Open letter calls on aviation leaders to meet global climate commitments
On the opening day of the International Civil Aviation Organisation (ICAO) high level meeting in Montreal, 64 environmental organisations and Members of the European Parliament call for the aviation sector to develop a robust tool to reduce their emissions in line with the Paris agreement.
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This week, ICAO – the international body responsible for regulating international aviation – meets to debate how CO2 emissions reductions in the aviation sector can be achieved through a Global Market-Based Measure (GMBM).
As pressure builds ahead of the UN body’s general assembly in October, environmental organisations from 28 countries around the world and Members of the European Parliament have sent an open letter to the negotiating Parties calling for an ambitious agreement with environmental integrity to ensure that the aviation sector does its part to tackle climate change.
Urgent measures needed to pursue 1.5°C goal
In 2010, ICAO set itself a goal to have carbon neutral growth from 2020, to be achieved through a basket of measures, including a global market-based measure.
The draft resolution being discussed in Montreal this week however, does not acknowledge the Paris agreement and the efforts to limit global warming to 1.5°C. It also contains a number of weaknesses which undermine the measure’s environmental integrity – no binding offset criteria, substantial exemptions which aren’t compensated for and an absence of a review mechanism to increase ambition.
“The aviation sector must recognise the need for urgent measures in order to limit global warming to 1.5°C. Therefore, the carbon neutral growth should be a binding first step, with provisions in place to increase ambition over time,” commented Andrew Murphy, Aviation and Shipping Policy Officer, Transport & Environment.
Quality offset projects
Climate mitigation projects are used to compensate for emissions produced elsewhere. One of the key elements in the possible GMBM would be to guarantee that these projects actually deliver real and sustainable emission reductions while fulfilling stringent environmental and social criteria.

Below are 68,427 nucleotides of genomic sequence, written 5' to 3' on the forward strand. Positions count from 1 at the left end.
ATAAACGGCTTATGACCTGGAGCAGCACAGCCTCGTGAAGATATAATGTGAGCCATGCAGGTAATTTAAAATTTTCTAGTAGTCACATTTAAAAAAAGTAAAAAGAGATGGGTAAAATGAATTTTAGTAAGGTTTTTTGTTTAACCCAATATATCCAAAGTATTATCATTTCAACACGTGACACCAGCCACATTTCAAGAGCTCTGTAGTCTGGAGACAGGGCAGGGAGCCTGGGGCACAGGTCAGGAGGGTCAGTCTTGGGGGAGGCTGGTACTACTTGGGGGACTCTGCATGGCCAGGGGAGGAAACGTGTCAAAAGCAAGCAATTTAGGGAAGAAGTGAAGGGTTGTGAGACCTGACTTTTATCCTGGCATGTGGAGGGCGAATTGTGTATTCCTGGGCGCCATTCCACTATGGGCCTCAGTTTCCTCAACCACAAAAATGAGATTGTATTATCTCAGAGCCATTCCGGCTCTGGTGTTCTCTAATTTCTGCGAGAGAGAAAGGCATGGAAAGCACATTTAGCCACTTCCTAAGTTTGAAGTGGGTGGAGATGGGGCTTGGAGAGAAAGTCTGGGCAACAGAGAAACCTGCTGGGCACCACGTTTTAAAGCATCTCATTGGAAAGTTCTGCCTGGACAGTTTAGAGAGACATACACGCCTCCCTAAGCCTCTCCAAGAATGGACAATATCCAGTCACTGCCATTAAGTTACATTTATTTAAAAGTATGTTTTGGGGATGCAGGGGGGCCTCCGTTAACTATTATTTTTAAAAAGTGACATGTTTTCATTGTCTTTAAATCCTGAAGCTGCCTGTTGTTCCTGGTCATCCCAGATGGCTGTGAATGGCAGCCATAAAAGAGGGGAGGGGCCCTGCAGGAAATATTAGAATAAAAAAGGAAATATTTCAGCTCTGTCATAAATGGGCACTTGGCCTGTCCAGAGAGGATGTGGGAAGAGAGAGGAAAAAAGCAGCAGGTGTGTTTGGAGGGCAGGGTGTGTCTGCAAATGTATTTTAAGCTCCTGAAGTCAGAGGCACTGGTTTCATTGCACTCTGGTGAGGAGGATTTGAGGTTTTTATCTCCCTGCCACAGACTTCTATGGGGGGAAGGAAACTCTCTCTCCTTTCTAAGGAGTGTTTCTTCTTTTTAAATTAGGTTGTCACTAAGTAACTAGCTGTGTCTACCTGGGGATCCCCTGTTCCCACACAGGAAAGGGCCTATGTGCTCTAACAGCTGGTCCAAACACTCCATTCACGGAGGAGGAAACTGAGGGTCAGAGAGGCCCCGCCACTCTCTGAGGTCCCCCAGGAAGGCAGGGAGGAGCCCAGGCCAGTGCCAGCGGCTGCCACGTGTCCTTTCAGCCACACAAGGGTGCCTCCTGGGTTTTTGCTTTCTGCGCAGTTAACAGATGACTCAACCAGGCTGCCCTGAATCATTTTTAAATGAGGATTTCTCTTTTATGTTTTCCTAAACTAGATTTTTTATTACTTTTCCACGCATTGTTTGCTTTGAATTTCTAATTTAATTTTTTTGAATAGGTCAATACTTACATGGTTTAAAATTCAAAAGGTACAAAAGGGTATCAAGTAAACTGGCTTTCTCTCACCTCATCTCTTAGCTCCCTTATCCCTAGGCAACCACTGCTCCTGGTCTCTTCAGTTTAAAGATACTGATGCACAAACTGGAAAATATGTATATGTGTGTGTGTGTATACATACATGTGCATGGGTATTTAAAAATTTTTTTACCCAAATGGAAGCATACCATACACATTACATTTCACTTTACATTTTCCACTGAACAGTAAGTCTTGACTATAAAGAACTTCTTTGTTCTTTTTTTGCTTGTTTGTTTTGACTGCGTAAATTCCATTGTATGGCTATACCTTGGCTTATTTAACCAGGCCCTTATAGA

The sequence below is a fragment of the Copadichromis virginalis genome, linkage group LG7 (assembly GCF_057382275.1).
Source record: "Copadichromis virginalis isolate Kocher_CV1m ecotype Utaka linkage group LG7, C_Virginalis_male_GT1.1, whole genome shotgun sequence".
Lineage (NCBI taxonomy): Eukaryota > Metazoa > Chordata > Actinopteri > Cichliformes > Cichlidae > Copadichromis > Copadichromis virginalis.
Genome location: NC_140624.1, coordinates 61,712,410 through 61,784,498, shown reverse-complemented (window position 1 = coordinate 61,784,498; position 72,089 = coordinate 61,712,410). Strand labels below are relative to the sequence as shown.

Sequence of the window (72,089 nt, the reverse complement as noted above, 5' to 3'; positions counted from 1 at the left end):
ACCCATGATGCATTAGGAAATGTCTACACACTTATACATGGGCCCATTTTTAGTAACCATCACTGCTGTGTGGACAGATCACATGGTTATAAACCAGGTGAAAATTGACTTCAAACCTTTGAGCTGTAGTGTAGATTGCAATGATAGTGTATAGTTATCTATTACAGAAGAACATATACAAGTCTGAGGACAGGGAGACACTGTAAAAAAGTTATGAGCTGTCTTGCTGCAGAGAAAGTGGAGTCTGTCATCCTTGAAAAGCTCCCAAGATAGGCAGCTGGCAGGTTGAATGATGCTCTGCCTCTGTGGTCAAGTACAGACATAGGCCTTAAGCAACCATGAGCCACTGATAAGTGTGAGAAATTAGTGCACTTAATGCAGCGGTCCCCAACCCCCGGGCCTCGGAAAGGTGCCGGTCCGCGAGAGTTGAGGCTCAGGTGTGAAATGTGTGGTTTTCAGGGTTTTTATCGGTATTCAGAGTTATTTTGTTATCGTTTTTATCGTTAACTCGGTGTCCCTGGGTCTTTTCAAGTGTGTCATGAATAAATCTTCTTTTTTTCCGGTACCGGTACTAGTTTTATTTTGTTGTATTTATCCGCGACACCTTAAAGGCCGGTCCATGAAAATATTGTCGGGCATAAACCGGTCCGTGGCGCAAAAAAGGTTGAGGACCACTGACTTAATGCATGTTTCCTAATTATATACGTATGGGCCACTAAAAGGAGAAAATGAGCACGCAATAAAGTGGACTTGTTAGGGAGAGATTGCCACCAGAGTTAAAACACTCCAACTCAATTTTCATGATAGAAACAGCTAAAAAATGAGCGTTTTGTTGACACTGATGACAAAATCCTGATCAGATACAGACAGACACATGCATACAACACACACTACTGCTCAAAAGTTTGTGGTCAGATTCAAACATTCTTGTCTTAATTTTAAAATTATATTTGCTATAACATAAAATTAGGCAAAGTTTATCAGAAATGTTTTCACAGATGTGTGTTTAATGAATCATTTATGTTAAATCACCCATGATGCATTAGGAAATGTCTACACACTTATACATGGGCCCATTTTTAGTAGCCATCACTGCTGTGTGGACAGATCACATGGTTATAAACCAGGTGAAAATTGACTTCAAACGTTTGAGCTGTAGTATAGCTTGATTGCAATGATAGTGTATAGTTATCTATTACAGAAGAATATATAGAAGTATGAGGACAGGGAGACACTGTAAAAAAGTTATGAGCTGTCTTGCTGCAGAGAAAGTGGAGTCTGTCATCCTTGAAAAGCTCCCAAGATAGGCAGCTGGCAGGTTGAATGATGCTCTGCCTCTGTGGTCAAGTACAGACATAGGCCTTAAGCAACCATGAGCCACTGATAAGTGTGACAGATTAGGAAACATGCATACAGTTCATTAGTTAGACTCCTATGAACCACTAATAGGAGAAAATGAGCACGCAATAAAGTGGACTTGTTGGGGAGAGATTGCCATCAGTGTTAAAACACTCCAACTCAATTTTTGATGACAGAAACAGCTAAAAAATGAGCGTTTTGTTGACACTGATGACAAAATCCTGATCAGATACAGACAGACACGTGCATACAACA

“It is essential to establish a negative list that prohibits projects with harmful environmental or social impacts, such as fossil fuel projects or large hydro power installations, from qualifying under any new market-based measure,” said Aki Kachi, International Policy Director at Carbon Market Watch. “It is high time that ICAO’s leaders send a clear message, that only real, verifiable and permanent emission reductions can be allowed.”
EU’s “stop-the-clock” about to expire
International aviation was originally covered in the EU’s Emissions Trading System (EU ETS). The scope was reduced to exclude inter-continental flights pending the upcoming global solution at ICAO. The so called “stop-the-clock” legislation will expire at the end of 2016.
“If ICAO agrees on a scheme that doesn’t ensure the aviation sector doing its fair share in limiting climate change, I see no reason why Europe shouldn’t include international flights to and from the EU under the EU ETS as of the first of January 2017,” commented Bas Eickhout, Member of the European Parliament.
Emissions from aviation are responsible for approximately 5% of global warming. This is comparable to the amount of emissions from the 129 least emitting countries combined. If left unaddressed, emissions from aviation are expected to grow by up to 300% by 2050.
Notes to editor:
Open letter to ICAO Parties on global market-based measure for aviation (EN, FR, ES)
Policy briefing, Cabin cross check: Safety criteria for aviation’s market-based measure
· Recognize the need to limit global average temperature rise to 1.5°C above preindustrial levels in line with the Paris Agreement
· Set the 2020 climate neutral goal as a legally binding floor for the entire sector as a whole, with reviews every 3 years to rapidly and substantially increase ambition over time
· Ensure environmental and social integrity of carbon credits used for compliance in the GMBM, mandate strict MRV, and prevent double counting so as to not compromise efforts
· Consult relevant stakeholders while fostering transparency through public access to information